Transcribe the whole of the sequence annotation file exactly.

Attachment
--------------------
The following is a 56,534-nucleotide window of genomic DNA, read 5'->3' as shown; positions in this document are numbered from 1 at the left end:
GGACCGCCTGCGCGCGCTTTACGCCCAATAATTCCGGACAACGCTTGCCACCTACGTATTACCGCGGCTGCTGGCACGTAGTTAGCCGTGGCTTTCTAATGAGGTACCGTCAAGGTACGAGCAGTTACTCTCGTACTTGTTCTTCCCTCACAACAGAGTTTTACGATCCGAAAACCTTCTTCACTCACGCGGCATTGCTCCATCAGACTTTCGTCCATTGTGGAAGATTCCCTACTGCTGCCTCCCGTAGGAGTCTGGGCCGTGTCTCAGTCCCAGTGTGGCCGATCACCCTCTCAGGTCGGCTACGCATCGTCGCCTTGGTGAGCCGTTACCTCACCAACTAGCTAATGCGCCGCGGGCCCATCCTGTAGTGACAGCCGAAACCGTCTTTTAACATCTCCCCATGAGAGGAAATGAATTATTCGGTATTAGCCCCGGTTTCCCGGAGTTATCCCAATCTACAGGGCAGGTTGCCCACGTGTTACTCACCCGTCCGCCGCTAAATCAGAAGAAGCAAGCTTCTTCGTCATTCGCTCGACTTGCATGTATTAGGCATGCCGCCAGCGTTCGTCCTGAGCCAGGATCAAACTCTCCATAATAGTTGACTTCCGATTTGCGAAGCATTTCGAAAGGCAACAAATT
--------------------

The following is a 56,534-nucleotide window of genomic DNA, read 5'->3' as shown; positions in this document are numbered from 1 at the left end:
GGACCGCCTGCGCGCGCTTTACGCCCAATAATTCCGGACAACGCTTGCCACCTACGTATTACCGCGGCTGCTGGCACGTAGTTAGCCGTGGCTTTCTAATGAGGTACCGTCAAGGTACGAGCAGTTACTCTCGTACTTGTTCTTCCCTCACAACAGAGTTTTACGATCCGAAAACCTTCTTCACTCACGCGGCATTGCTCCATCAGACTTTCGTCCATTGTGGAAGATTCCCTACTGCTGCCTCCCGTAGGAGTCTGGGCCGTGTCTCAGTCCCAGTGTGGCCGATCACCCTCTCAGGTCGGCTACGCATCGTCGCCTTGGTGAGCCGTTACCTCACCAACTAGCTAATGCGCCGCGGGCCCATCCTGTAGTGACAGCCGAAACCGTCTTTTAACATCTCCCCATGAGAGGAAATGAATTATTCGGTATTAGCCCCGGTTTCCCGGAGTTATCCCAATCTACAGGGCAGGTTGCCCACGTGTTACTCACCCGTCCGCCGCTAAATCAGAAGAAGCAAGCTTCTTCGTCATTCGCTCGACTTGCATGTATTAGGCATGCCGCCAGCGTTCGTCCTGAGCCAGGATCAAACTCTCCATAATAGTTGACTTCCGATTTGCGAAGCATTTCGAAAGGCAACAAATT